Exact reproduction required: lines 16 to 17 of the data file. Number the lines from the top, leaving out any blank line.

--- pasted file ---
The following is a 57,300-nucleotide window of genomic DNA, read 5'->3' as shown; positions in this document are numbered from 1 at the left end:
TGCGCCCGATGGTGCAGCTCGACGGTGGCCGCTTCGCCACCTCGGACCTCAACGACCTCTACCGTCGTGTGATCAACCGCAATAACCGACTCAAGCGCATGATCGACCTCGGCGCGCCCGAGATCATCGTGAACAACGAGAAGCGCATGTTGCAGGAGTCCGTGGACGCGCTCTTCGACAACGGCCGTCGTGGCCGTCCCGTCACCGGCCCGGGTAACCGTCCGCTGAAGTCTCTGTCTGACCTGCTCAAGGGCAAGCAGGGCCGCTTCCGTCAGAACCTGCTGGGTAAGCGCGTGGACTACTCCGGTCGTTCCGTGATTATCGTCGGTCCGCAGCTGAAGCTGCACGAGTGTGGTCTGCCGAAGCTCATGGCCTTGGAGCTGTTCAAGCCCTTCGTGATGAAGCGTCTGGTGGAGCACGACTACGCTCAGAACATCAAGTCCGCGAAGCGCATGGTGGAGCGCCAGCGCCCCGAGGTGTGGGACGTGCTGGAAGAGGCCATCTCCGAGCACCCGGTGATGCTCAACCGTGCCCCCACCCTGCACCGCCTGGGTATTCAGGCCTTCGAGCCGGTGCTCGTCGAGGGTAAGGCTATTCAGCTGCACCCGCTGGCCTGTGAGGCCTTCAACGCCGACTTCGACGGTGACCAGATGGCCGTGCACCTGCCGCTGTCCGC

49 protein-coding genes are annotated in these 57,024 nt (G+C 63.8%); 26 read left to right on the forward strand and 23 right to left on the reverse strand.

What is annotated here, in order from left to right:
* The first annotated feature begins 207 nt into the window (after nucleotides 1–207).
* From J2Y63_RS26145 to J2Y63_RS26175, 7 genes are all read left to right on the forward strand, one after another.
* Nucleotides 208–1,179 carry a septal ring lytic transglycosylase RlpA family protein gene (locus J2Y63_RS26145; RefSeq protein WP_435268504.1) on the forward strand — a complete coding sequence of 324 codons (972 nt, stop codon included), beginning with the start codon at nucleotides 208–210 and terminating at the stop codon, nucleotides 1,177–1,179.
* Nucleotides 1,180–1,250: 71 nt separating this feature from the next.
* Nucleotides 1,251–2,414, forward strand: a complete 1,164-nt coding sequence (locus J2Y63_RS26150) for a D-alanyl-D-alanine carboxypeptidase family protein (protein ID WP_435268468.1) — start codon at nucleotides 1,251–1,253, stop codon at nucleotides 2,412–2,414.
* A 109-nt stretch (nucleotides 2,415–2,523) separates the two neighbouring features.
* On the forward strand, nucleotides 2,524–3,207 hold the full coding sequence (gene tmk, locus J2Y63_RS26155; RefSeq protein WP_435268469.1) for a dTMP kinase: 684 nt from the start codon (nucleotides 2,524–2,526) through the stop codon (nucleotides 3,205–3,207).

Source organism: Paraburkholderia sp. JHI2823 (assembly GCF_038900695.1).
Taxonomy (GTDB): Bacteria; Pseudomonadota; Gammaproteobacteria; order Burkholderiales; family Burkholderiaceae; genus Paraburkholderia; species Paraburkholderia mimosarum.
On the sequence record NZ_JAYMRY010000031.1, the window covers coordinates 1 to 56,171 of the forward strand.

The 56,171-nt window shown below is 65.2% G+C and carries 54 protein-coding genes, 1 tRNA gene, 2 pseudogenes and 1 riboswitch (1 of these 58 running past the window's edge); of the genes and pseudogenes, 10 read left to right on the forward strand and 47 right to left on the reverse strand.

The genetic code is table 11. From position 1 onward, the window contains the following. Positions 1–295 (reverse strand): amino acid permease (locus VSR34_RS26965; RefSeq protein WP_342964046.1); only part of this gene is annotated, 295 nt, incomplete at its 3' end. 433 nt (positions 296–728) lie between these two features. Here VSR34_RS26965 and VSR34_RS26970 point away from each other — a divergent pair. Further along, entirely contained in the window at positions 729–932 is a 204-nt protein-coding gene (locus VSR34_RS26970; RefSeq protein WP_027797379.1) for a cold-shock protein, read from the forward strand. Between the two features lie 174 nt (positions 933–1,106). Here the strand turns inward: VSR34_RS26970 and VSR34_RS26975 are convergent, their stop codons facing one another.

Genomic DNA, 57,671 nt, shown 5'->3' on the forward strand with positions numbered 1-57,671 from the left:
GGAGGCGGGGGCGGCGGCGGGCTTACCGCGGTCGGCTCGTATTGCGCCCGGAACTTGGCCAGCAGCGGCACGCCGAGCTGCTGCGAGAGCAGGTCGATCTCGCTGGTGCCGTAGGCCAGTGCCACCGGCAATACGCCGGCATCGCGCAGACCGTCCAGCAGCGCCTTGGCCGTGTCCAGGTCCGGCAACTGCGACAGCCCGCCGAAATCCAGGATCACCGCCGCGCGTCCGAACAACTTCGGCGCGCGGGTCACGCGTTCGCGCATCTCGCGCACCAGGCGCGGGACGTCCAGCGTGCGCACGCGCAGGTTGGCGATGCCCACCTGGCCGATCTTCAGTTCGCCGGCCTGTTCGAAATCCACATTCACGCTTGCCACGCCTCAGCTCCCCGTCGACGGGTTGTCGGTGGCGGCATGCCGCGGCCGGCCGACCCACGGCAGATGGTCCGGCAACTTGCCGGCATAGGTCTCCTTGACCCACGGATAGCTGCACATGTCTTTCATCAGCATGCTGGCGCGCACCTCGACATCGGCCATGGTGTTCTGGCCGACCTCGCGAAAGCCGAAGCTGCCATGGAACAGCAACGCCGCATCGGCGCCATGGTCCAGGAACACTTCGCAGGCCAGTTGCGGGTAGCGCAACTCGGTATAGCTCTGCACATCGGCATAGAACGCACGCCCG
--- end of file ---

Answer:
The genetic code is table 11. From position 1 onward, the window contains the following. Positions 1–295 (reverse strand): amino acid permease (locus VSR34_RS26965; RefSeq protein WP_342964046.1); only part of this gene is annotated, 295 nt, incomplete at its 3' end. 433 nt (positions 296–728) lie between these two features. Here VSR34_RS26965 and VSR34_RS26970 point away from each other — a divergent pair. Further along, entirely contained in the window at positions 729–932 is a 204-nt protein-coding gene (locus VSR34_RS26970; RefSeq protein WP_027797379.1) for a cold-shock protein, read from the forward strand. Between the two features lie 174 nt (positions 933–1,106). Here the strand turns inward: VSR34_RS26970 and VSR34_RS26975 are convergent, their stop codons facing one another.

Genomic DNA, 57,671 nt, shown 5'->3' on the forward strand with positions numbered 1-57,671 from the left: